The House Public Education Committee met April 20 to hear testimony on the following bills:
Rep. Terry Canales laid out HB 278, which would require TEA to review the criminal history record of anyone being appointed by the commissioner of education to serve on the board of managers for a school district. The bill authorizes TEA to obtain information from DPS as well as the FBI. There was no testimony on the bill.
Rep. Ken King laid out HB 424, which would require the State Board of Education to adopt a schedule for an ongoing review of essential knowledge and skills for foundation curriculum and for revisions to the essential knowledge and skills to narrow the number and scope of student expectations for each subject and grade level. The bill also sets forth what must be taken into account when the Board considers whether essential knowledge and skills should be revised. There was no testimony on the bill.
Rep. Michelle Beckley laid out a committee substitute for HB 517, which would require the board of trustees of a school district to adopt a policy for custodian workload for district facilities. The policy must establish benchmarks for the amount of square feet that can be assigned to each janitor during an eight-hour shift. The policy must be posted on the school district’s website. There was no testimony on the bill.
Rep. Sheryl Cole laid out HB 586, which would create a financing program that would facilitate the Texas Public Financing Authority with assisting school districts with certain expenses. Under this bill the Authority is permitted to issue and sell obligations to finance loans to school districts for purchasing vehicles, equipment or applicants, costs associated with improvement of instructional facilities, etc. The bill would create the School District Equipment and Improvement Fund, administered by the comptroller, and made up of proceeds of obligations issued by the authority. The aggregate amount of obligations permitted to be issued under this law would not exceed $100 million. There was no testimony on the bill.
Rep. Barbara Gervin-Hawkins laid out HB 605, which would require each school district to adopt a healthy and safe school water plan. The plan must include periodic testing for lead in school water and provisions for reducing exposure to elevated levels of lead in school water. TEA, in collaboration with the Texas Commission on Environmental Quality, the Department of State Health Services, regional ESCs, and other stakeholders must develop a model water plan that may be used by a school district to comply with this requirement. If funds are available, TEA may reimburse a school district for testing lead concentrations in water. Representatives for the Texas Mold Assessors and Remediators Association and the U.S. Green Building Council testified in support of the bill.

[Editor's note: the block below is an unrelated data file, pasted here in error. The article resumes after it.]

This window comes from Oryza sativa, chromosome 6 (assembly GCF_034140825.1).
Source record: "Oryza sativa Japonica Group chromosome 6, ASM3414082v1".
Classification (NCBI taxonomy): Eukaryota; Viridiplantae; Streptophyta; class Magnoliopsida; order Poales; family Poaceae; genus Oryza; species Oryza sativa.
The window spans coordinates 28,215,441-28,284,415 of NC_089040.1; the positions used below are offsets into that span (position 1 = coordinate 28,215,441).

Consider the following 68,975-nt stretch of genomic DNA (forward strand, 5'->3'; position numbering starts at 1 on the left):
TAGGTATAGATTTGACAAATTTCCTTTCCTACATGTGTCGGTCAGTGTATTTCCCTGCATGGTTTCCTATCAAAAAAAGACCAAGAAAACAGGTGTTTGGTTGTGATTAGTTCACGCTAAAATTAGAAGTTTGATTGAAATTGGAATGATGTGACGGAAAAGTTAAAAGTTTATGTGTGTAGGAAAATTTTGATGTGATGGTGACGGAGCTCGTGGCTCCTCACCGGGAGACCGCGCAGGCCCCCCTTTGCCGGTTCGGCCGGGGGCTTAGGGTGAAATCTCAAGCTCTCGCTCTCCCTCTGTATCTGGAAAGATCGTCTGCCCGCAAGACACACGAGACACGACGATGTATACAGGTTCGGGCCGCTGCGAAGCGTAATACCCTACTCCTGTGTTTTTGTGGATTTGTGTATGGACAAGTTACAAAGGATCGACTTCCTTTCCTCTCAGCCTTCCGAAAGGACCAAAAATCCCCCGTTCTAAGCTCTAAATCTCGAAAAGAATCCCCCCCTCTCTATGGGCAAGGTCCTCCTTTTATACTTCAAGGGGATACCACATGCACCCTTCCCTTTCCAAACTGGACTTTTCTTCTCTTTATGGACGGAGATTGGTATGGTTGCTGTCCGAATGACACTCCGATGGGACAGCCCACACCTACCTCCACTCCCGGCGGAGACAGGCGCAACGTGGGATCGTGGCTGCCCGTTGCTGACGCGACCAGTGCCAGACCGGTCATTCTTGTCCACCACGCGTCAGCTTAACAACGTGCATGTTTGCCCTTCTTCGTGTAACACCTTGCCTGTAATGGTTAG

Rep. Ryan Guillen laid out HB 1206, which would allow funds from a district’s instructional materials and technology allotment to be used for costs associated with distance learning beginning with the 2021-2022 school year. This would include Wi-Fi, internet access hotspots, wireless network service, broadband service, and other services and technological equipment that are necessary to facilitate internet access. A representative of TCEA testified in support of the bill, noting that it codifies current practice.
Guillen also laid out HB 1302, which would add students who have earned a diploma after no more than 3.5 years of high school attendance as a performance indicator for high school campuses as well as for districts that include high school campuses. Additionally, the bill would add performance indicators for evaluating elementary, middle, and junior high school campuses and the districts that include those campuses. The indicators include students who: in grades 7 or 8 complete a pre-AP or pre-IB course; have been promoted to a higher grade level than those which the student should ordinarily be assigned; are identified as GT and have been promoted to higher grade levels than what they should be assigned; have receive credit by exam; are identified as GT and have received credit by exam; and complete at least 10 project-based learning projects during a school year. A representative from The University of Texas at Austin High School District testified “on” the bill as a resource witness.
Rep. Ray Lopez laid out HB 1613, which would extend the requirement that each classroom teacher in a K, 1, 2, or 3rd grade as well as the principals at those campuses have attended a teacher literacy achievement academy to no later than the 2023-2024 school year. A representative of Northside ISD testified in support.
Rep. Steve Allison laid out HB 1726, which would allow the commissioner to establish rules to require school districts and open-enrollment charter schools to annually report the number of reported incidents of bullying and cyberbullying. The bill would begin in the 2021-2022 school year. Maurine Molak, co-founder of David’s Legacy Foundation, testified in support of the bill, as did Suzi Kennon, president of the Texas PTA.